ATLANTA — UPS plans to hire up to 95,000 workers to help deliver packages during the busy holiday season — an increase from last year, when the company was caught unprepared for a boom in online shopping.
The Atlanta company said Tuesday that the positions will include package sorters, loaders, delivery helpers and drivers.
Last year, UPS underestimated the surge in deliveries during the holiday shipping season, which peaked several days later than the company had expected as shopping jumped at offers of free shipping right up until a few days before Christmas. UPS originally planned to hire 55,000 seasonal workers but wound up adding 30,000 more to handle the surge in deliveries, which drove up costs and reduced earnings.
Even with the additional hiring last year, UPS couldn’t handle all the volume, and some last-minute deliveries were delayed until after Christmas.
Since then, UPS has taken several steps to prepare for this year’s onslaught of deliveries. This includes making improvements to schedule planning, working more closely with its biggest retail customers, installing temporary mobile sorting and delivery centers, and adding thousands of new or leased delivery vehicles, trailers, aircraft and portable loading aids. It is also adding operating days and shifts.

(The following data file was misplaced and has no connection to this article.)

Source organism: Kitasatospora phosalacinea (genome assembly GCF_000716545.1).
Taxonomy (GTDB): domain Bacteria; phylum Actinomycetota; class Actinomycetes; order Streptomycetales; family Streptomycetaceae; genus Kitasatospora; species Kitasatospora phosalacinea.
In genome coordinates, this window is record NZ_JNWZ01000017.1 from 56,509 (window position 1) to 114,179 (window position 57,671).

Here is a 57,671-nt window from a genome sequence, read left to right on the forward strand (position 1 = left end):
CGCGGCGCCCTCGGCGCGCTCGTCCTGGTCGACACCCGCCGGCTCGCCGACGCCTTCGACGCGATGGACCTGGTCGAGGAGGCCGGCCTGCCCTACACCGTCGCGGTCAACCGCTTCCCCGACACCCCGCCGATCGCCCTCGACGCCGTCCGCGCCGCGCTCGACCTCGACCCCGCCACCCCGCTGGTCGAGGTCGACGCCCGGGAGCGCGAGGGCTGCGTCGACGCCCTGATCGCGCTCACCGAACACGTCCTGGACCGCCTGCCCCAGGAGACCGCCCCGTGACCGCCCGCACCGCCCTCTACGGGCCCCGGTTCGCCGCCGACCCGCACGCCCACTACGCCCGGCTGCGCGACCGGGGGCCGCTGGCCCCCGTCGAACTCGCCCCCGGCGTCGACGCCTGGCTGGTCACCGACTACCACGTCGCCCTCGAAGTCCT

The company said much of this year’s increase in package deliveries will come from online purchases. UPS expects shipments to begin rising in October and remain high through January, as some gifts gets returned or exchanged.
United Parcel Service Inc. said that it will hire between 90,000 and 95,000 workers for the holidays, with wages beginning at $10 per hour. It said that the seasonal jobs have long served as an entry point for permanent employment. Individuals interested in applying for the seasonal positions can do so online at UPSjobs.com.
Rival FedEx Corp. declined to comment on its hiring plans. It hired about 20,000 seasonal workers last year.
Shares of UPS rose 22 cents to $97.84 in midday trading. They began the day down 6 percent for the year, while FedEx shares have gained 7 percent in 2014.